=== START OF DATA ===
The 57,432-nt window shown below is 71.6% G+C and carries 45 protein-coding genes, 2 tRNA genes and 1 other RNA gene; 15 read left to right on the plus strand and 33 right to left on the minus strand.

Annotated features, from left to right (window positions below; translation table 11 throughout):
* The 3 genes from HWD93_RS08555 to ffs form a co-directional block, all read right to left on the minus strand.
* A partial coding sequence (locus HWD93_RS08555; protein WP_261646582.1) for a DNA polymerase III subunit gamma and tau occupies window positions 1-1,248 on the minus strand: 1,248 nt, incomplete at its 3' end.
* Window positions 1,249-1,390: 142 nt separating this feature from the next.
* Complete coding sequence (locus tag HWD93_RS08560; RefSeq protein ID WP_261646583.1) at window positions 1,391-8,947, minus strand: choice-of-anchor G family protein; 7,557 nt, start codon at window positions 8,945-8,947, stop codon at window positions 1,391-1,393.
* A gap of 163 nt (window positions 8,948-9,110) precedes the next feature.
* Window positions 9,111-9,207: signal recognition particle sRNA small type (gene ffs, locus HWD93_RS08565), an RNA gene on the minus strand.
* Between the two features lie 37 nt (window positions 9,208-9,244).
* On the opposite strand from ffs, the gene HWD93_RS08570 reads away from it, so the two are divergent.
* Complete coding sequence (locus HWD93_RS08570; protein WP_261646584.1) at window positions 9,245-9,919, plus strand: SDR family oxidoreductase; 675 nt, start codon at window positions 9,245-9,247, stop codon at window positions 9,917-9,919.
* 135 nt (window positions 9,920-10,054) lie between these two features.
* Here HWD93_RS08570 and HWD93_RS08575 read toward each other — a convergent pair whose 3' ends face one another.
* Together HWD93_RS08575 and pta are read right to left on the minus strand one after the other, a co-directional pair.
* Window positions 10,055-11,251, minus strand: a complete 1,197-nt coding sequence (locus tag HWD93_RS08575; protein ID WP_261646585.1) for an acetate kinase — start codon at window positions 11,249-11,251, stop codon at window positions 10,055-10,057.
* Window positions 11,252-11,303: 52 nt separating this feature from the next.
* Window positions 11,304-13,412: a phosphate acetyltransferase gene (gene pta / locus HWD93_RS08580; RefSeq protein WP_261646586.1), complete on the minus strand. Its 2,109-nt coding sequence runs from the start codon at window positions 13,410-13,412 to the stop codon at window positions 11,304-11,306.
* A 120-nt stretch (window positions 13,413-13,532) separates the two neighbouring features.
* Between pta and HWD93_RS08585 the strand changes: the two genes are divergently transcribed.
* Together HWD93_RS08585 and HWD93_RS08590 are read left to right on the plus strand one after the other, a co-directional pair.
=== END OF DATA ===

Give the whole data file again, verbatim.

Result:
The 57,432-nt window shown below is 71.6% G+C and carries 45 protein-coding genes, 2 tRNA genes and 1 other RNA gene; 15 read left to right on the plus strand and 33 right to left on the minus strand.

Annotated features, from left to right (window positions below; translation table 11 throughout):
* The 3 genes from HWD93_RS08555 to ffs form a co-directional block, all read right to left on the minus strand.
* A partial coding sequence (locus HWD93_RS08555; protein WP_261646582.1) for a DNA polymerase III subunit gamma and tau occupies window positions 1-1,248 on the minus strand: 1,248 nt, incomplete at its 3' end.
* Window positions 1,249-1,390: 142 nt separating this feature from the next.
* Complete coding sequence (locus tag HWD93_RS08560; RefSeq protein ID WP_261646583.1) at window positions 1,391-8,947, minus strand: choice-of-anchor G family protein; 7,557 nt, start codon at window positions 8,945-8,947, stop codon at window positions 1,391-1,393.
* A gap of 163 nt (window positions 8,948-9,110) precedes the next feature.
* Window positions 9,111-9,207: signal recognition particle sRNA small type (gene ffs, locus HWD93_RS08565), an RNA gene on the minus strand.
* Between the two features lie 37 nt (window positions 9,208-9,244).
* On the opposite strand from ffs, the gene HWD93_RS08570 reads away from it, so the two are divergent.
* Complete coding sequence (locus HWD93_RS08570; protein WP_261646584.1) at window positions 9,245-9,919, plus strand: SDR family oxidoreductase; 675 nt, start codon at window positions 9,245-9,247, stop codon at window positions 9,917-9,919.
* 135 nt (window positions 9,920-10,054) lie between these two features.
* Here HWD93_RS08570 and HWD93_RS08575 read toward each other — a convergent pair whose 3' ends face one another.
* Together HWD93_RS08575 and pta are read right to left on the minus strand one after the other, a co-directional pair.
* Window positions 10,055-11,251, minus strand: a complete 1,197-nt coding sequence (locus tag HWD93_RS08575; protein ID WP_261646585.1) for an acetate kinase — start codon at window positions 11,249-11,251, stop codon at window positions 10,055-10,057.
* Window positions 11,252-11,303: 52 nt separating this feature from the next.
* Window positions 11,304-13,412: a phosphate acetyltransferase gene (gene pta / locus HWD93_RS08580; RefSeq protein WP_261646586.1), complete on the minus strand. Its 2,109-nt coding sequence runs from the start codon at window positions 13,410-13,412 to the stop codon at window positions 11,304-11,306.
* A 120-nt stretch (window positions 13,413-13,532) separates the two neighbouring features.
* Between pta and HWD93_RS08585 the strand changes: the two genes are divergently transcribed.
* Together HWD93_RS08585 and HWD93_RS08590 are read left to right on the plus strand one after the other, a co-directional pair.